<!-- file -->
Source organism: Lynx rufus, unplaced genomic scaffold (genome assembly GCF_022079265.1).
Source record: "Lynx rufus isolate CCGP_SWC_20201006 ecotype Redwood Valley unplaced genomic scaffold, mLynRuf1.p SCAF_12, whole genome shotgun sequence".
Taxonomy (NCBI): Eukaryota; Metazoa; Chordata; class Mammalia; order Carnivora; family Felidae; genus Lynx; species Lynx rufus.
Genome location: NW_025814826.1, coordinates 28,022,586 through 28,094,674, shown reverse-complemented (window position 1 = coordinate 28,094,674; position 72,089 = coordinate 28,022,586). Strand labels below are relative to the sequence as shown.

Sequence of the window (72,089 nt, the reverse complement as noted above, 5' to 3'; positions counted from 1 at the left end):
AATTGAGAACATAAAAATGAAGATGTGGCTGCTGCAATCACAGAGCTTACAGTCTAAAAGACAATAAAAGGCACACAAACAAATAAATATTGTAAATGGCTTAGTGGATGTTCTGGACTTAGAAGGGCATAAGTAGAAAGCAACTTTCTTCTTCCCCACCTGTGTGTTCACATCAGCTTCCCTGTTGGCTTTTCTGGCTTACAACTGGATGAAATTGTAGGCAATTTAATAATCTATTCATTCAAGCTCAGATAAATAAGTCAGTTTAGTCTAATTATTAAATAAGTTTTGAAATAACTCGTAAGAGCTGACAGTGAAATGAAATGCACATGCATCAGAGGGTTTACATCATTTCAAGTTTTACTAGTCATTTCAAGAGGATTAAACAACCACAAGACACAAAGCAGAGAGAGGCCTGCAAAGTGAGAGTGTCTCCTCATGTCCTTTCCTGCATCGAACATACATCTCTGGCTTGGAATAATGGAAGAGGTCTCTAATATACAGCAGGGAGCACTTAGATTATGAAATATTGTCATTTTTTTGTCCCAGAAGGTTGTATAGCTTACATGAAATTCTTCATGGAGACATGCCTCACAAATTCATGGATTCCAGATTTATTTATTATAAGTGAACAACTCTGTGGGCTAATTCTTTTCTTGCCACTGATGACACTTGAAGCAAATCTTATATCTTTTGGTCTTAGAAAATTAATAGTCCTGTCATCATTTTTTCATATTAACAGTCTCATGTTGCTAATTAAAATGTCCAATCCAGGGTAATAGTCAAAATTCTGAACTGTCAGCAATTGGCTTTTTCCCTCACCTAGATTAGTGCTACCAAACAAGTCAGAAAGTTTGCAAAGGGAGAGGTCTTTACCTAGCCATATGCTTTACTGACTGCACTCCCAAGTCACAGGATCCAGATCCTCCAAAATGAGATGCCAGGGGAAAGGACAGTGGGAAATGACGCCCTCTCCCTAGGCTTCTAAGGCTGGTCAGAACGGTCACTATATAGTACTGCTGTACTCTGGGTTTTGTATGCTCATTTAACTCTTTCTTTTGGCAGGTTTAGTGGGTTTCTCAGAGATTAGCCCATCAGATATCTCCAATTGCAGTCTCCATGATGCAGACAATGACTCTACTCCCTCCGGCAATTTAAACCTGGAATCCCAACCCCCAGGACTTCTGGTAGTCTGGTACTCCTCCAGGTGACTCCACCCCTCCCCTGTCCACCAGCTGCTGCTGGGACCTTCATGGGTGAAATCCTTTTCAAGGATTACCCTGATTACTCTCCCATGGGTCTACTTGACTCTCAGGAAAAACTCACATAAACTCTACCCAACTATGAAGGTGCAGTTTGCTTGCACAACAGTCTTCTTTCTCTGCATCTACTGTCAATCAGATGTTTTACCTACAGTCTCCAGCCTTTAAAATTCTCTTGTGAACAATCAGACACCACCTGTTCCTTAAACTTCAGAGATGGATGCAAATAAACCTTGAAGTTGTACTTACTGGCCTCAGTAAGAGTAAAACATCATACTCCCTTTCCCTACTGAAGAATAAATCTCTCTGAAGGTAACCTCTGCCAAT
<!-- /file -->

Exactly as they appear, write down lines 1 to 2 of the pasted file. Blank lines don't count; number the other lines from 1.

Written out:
Source organism: Lynx rufus, unplaced genomic scaffold (genome assembly GCF_022079265.1).
Source record: "Lynx rufus isolate CCGP_SWC_20201006 ecotype Redwood Valley unplaced genomic scaffold, mLynRuf1.p SCAF_12, whole genome shotgun sequence".